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MALAIKA MAHLATSI | Opposition parties short of concrete ideas on how to transform SA

Merely unseating the ANC is not enough to transform the country

Several political parties have made a commitment to ensure that the country has a 'stable, viable and effective' government, with the ANC and EFF on the opposition benches. File photo.
Several political parties have made a commitment to ensure that the country has a 'stable, viable and effective' government, with the ANC and EFF on the opposition benches. File photo.
Image: Antonio Muchave

Several opposition parties in SA have announced that they will be holding a national convention to unseat the African National Congress (ANC) in the general election next year. In a statement, the Democratic Alliance (DA), Inkatha Freedom Party (IFP), Freedom Front Plus (FF+) ActionSA, National Freedom Party, United Independent Movement and Spectrum National Party made a commitment to ensure that the country has a “stable, viable and effective” government – one in which the ANC, the Economic Freedom Fighters (EFF) and “their proxies” are relegated to opposition benches.

On the surface, the statement reads like a solid foundation on which the “moonshot pact” that the DA has been raving about for months will be built. But upon deeper analysis, the fatal flaws with this convention are evident.

Listening to the DA and the parties that are to form part of this “moonshot pact”, it is clear that there’s no concrete strategy not only to govern, but to bring about much needed socio-economic transformation. There has not been a clearly defined strategy on how the eroded capacity of the public service will be rebuilt, save for criticism about the cadre deployment policy, which is opportunistically associated with the ANC. In reality, not a single political party can claim to not be deploying its own cadres where it governs. Furthermore, the practice is not inherently wrong as the opposition wants South Africans to believe. It is global practice for a governing party to deploy within the administration its own cadres in order that the party’s political objectives may find expression in legislation and administration. This is why government administration in the US, UK EU and elsewhere in the world, is reflective of the governing party or coalition of the day.

Government is an ecosystem – a complex one at that. A concrete strategy of transforming SA would have to engage with the question of how to reconstruct this ecosystem in both form and substance. There can be no question that in its current form, our government is not capable of fashioning a developmental state. Capacitating it for this requires not only the professionalisation of the state, but an interrogation of its very ideological expression. Additionally, critical analysis must be had on the relevance and effectiveness of provinces and district municipalities in our country’s system of government.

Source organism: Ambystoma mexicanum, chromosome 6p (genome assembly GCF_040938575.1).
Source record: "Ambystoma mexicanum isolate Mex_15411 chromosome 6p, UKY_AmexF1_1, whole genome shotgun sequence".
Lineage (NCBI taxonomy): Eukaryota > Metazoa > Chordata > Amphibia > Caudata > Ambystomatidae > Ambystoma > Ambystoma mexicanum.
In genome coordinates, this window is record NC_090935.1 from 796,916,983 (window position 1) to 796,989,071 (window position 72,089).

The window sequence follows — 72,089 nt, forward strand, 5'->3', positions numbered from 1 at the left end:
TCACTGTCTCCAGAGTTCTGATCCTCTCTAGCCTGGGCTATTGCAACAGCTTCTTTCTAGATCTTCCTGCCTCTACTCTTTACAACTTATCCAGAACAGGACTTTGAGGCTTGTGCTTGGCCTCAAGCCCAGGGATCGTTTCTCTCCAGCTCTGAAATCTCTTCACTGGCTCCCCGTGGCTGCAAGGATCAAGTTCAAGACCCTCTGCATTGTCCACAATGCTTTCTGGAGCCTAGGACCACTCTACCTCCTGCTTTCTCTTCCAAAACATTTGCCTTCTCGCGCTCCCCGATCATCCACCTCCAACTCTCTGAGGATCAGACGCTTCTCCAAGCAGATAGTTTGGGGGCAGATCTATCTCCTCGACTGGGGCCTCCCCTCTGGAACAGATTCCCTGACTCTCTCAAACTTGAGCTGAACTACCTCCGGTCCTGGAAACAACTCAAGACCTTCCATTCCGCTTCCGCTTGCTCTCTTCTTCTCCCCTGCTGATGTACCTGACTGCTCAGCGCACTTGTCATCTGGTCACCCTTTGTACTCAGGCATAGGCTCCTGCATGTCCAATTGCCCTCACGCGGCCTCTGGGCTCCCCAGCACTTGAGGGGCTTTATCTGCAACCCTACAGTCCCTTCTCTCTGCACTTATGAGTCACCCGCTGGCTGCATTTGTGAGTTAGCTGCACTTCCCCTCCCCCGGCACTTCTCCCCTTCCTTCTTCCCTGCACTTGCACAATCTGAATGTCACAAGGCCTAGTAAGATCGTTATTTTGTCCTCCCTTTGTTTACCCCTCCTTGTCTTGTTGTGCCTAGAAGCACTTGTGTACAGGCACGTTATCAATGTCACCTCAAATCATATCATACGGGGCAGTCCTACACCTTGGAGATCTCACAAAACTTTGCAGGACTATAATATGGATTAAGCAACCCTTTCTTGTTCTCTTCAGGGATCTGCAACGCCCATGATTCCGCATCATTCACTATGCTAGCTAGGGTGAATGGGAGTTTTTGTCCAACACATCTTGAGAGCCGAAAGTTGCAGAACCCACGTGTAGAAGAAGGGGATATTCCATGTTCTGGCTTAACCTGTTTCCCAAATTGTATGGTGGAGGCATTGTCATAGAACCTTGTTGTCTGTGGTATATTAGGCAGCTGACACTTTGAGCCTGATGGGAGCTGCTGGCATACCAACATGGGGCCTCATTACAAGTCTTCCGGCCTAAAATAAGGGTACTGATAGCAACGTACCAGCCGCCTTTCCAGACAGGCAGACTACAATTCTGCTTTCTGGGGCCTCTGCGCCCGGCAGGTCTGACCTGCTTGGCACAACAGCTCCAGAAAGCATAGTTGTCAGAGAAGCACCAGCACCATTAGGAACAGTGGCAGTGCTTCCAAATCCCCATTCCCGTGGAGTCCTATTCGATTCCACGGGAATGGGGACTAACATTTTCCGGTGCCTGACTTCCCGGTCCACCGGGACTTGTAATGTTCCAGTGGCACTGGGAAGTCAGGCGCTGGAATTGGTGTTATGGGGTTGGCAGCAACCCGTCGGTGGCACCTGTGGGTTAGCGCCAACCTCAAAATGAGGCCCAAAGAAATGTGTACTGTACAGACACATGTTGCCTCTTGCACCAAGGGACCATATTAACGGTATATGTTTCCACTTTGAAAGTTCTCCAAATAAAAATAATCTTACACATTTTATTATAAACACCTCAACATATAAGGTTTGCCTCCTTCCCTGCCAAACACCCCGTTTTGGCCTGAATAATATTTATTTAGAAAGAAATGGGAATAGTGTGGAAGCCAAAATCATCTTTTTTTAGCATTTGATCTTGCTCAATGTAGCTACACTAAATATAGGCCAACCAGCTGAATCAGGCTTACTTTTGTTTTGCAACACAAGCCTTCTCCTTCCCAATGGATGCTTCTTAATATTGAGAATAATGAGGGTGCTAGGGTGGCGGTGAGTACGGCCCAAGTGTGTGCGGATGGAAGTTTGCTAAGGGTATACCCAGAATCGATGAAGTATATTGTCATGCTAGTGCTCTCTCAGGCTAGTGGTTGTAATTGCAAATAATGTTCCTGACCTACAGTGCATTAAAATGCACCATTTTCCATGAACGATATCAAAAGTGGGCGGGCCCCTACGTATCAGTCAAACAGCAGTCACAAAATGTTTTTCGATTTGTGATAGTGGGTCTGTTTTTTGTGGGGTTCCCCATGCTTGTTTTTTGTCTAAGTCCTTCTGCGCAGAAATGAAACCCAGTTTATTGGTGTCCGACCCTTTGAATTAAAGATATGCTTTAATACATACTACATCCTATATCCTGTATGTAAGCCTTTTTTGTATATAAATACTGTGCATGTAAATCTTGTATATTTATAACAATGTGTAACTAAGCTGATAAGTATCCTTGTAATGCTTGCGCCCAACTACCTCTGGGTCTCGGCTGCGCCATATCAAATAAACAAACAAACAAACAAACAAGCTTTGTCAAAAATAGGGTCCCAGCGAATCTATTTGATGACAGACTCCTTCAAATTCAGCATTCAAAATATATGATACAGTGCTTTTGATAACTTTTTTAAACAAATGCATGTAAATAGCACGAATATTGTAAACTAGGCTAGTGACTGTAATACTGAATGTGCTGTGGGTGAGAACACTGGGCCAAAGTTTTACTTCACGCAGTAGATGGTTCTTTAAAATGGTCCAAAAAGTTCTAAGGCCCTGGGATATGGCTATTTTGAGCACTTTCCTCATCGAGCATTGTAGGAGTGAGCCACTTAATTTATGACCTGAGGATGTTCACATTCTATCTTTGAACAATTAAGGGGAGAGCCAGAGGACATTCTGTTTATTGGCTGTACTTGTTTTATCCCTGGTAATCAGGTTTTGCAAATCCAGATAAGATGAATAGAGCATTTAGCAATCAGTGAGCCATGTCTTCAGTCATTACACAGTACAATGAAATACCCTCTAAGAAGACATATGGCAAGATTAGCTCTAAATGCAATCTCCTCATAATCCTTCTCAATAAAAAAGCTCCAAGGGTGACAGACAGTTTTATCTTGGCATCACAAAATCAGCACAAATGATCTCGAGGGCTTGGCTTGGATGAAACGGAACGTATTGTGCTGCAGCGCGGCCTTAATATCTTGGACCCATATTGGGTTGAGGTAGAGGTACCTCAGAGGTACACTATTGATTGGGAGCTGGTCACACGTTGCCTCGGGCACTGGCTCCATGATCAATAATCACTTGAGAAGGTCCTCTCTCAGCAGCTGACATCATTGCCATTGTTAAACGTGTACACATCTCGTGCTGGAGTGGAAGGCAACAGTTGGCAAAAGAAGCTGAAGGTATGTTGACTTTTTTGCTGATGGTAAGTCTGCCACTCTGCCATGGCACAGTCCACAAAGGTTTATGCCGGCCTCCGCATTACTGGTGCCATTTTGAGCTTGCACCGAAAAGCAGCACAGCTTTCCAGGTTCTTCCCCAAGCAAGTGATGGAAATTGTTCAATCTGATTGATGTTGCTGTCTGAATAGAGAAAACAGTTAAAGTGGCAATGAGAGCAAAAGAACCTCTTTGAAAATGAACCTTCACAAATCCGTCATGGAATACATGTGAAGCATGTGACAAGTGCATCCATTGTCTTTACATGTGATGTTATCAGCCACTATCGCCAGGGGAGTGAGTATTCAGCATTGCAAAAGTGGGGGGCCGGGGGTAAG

Themba Godi, the former chairperson of the Standing Committee on Public Accounts, once attempted to pitch the debate high on this question, contending that no coherent and convincing conceptual argument has been provided about why between the national and local government there should be two other levels – provincial and district. It’s an analysis that requires depth, and one which opposition parties have failed to engage.

Another point that begs for reflection is the state of municipalities under coalitions. There is no debate that coalition governments in our country have been characterised by perennial instabilities that have had a devastating Impact on service delivery. The administrative cost of managing the instability of coalitions has been colossal.

The DA, which has struggled to effectively manage coalition governments, has yet to convince the country that it has developed both sense and maturity to lead a “moonshot pact” of any nature. Some of the parties forming part of this national convention have had explosive confrontations with the DA about its tyrannisation. How such contentions are being addressed in order to ensure better functioning coalitions next time around is yet to be explained by the DA and its allies. And yet, we are being asked as an electorate to place blind faith in these organisations.

To me, what all this talk about a national convention to unseat the ANC signifies is the debilitating lack of imagination and a calamitous retreat from the habit of thinking on the part of the opposition. I can’t help but wonder when opposition parties will finally start to have concrete ideas about how to govern and transform SA. When will they learn that unseating the ANC is just not enough?

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